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St. Ann School teachers cross generations

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A teacher stands in front of her preschoolers, imagining what their lives will be like when they grow up. The possibilities are endless — nurses, doctors and even teachers. A quiet 3-year-old, Julia Paegle, sits in class. What does her teacher imagine for her?

Donna Lucchesi, a former teacher at St. Ann School in Arlington, only has to look as far as her sixth-grade daughter’s class to know what became of that shy 3-year-old — Paegle now teaches her daughter, Gemma.

Lucchesi also taught Emily O’Keefe, another teacher at St. Ann’s. 

Does Paegle feel nervous she’s going to be judged by Gemma telling Lucchesi what she says?

“Sometimes,” Paegle said. “I sometimes think about it and wonder if Mrs. Lucchesi ever thought that one of her preschoolers would eventually be teaching her daughter, however many years later. It blows your mind.”

Lucchesi finds it a lesson for her daughter. “I think it is really unique for Gemma to see how wonderful these young women have turned out, and just to know that I was a small piece of that, is incredible,” she said tearing up. “It doesn’t always happen. I could help build their foundation and now it comes around to them building it for (Gemma). That’s special.”

Something about the place brought Paegle and O’Keefe back to St. Ann’s.

“Something that is so different about St. Ann’s is we are so small and the teachers allow the students to facilitate relationships and strong bonds,” said Paegle. “Coming back here was like home. I never thought about teaching here. It happened because it was supposed to happen. It’s surreal.”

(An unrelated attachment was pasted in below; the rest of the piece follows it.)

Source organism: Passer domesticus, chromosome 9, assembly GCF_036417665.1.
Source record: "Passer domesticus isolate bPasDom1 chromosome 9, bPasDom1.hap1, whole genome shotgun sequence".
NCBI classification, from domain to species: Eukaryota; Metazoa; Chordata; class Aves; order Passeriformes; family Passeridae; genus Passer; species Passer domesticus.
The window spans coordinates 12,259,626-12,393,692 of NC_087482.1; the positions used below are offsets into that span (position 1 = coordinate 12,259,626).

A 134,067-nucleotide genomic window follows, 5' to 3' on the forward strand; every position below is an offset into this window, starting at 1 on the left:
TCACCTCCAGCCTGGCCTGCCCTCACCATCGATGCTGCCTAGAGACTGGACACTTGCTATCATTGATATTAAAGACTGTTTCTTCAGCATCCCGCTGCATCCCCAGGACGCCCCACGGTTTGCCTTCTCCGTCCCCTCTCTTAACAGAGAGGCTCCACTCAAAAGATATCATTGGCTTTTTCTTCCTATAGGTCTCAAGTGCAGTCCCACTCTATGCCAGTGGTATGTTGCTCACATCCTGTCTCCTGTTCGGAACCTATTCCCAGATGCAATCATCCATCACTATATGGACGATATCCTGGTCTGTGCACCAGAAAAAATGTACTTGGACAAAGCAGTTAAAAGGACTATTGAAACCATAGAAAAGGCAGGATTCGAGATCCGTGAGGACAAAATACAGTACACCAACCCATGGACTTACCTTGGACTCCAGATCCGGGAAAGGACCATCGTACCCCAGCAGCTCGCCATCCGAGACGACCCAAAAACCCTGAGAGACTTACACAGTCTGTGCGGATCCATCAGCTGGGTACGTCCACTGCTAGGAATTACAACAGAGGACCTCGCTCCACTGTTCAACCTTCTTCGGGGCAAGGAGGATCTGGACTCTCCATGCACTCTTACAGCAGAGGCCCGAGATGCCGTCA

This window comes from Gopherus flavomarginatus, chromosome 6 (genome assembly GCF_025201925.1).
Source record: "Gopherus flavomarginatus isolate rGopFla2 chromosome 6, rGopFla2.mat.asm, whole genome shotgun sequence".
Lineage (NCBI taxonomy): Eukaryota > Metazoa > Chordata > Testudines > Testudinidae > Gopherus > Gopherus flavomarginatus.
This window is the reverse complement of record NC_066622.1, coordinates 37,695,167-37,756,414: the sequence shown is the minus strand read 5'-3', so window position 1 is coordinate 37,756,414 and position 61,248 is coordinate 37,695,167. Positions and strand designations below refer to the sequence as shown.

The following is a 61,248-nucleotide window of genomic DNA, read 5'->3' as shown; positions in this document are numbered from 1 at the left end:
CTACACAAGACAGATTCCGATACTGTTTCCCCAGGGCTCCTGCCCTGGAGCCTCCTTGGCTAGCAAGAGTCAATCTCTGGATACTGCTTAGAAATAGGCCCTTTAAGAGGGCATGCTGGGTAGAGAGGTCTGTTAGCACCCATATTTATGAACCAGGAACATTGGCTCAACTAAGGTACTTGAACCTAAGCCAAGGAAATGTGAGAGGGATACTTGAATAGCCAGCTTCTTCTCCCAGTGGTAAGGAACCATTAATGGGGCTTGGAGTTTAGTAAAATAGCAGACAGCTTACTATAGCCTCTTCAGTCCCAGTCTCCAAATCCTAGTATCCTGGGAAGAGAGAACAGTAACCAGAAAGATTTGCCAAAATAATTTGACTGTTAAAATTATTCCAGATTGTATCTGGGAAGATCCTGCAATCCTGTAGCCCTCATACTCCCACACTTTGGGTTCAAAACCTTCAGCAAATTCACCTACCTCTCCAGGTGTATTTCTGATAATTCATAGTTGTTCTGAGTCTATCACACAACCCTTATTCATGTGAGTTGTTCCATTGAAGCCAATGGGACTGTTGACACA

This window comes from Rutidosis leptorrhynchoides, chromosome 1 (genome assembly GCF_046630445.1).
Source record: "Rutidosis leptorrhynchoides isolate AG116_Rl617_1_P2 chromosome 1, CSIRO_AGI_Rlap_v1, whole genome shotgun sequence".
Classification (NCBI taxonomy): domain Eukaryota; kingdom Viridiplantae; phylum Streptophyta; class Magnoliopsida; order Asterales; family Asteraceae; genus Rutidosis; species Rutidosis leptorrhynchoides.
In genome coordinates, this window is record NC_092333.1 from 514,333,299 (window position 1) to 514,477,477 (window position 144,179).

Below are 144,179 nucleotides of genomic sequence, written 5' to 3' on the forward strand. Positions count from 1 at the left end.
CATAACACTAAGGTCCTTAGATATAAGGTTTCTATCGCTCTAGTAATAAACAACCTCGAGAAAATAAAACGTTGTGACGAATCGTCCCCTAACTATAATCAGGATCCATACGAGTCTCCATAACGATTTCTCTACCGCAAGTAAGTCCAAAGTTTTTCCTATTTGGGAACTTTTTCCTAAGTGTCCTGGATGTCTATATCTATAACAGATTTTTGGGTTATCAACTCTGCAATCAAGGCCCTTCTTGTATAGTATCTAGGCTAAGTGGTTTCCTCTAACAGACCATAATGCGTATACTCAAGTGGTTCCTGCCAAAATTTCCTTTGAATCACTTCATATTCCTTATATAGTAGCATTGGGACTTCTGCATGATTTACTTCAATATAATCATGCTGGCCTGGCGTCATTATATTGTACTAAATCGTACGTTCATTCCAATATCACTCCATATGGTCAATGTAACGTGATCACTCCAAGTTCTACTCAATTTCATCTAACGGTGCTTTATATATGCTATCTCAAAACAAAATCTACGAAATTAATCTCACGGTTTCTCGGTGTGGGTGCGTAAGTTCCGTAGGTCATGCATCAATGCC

O’Keefe swears it was divine intervention. She was living in Houston and didn’t like it. “I said the only thing that would make it worth picking up and moving again would be if I could get a job at St. Ann’s,” she said. “A position was open for second grade. Within a week I got an interview. It happened exactly as it was supposed to happen.”

Principal Mary Therrell said to have people come back who want to teach here means “somebody did something right years ago to give them the desire to teach back at their own Catholic school,” she said. “I love it that the Holy Spirit provides for these opportunities to allow that to happen.”

O’Keefe said teaching at a Catholic school provides the opportunity to not mask the values they want to teach. “You are taught to be a good person because that’s the way Jesus taught us to behave toward one another,” she said. “It’s a very direct way of teaching virtues and values that can get clouded or masked elsewhere.”

The focus on service impacted Paegle, a Peace Corps volunteer in Rwanda (2015-17), where she taught English literature and communication skills to  seventh- through 10th-graders. “I didn’t even think I had to volunteer. It’s something you do. You help others,” she said. “I hope that our students are learning that now.”

“The beauty of a Catholic school is its focus on the human being and not the amount of information they can retain,” said Therrell.

O’Keefe remembers more than the teaching techniques from teachers such as Lucchesi. “The things you remember are the emotional connections and the obvious care and love the teachers have for the students,” she said. “That’s what sticks with you, not the reading groups and worksheets.”

One of the emotional connections O’Keefe shared with Lucchesi came when O’Keefe’s father was going in for heart surgery. O’Keefe was scheduled to read the petitions that week.

“Mrs. Lucchesi wrote a special petition for me to read. It made a scary time less scary because I knew that she was looking out for me and I knew the community was praying for my dad,” she said. “Little acts of kindness like that are what make a Catholic school different. You have more opportunities to do things like that and make people feel like their faith matters and that there are people and God looking out for you in scary times.”

© Arlington Catholic Herald 2018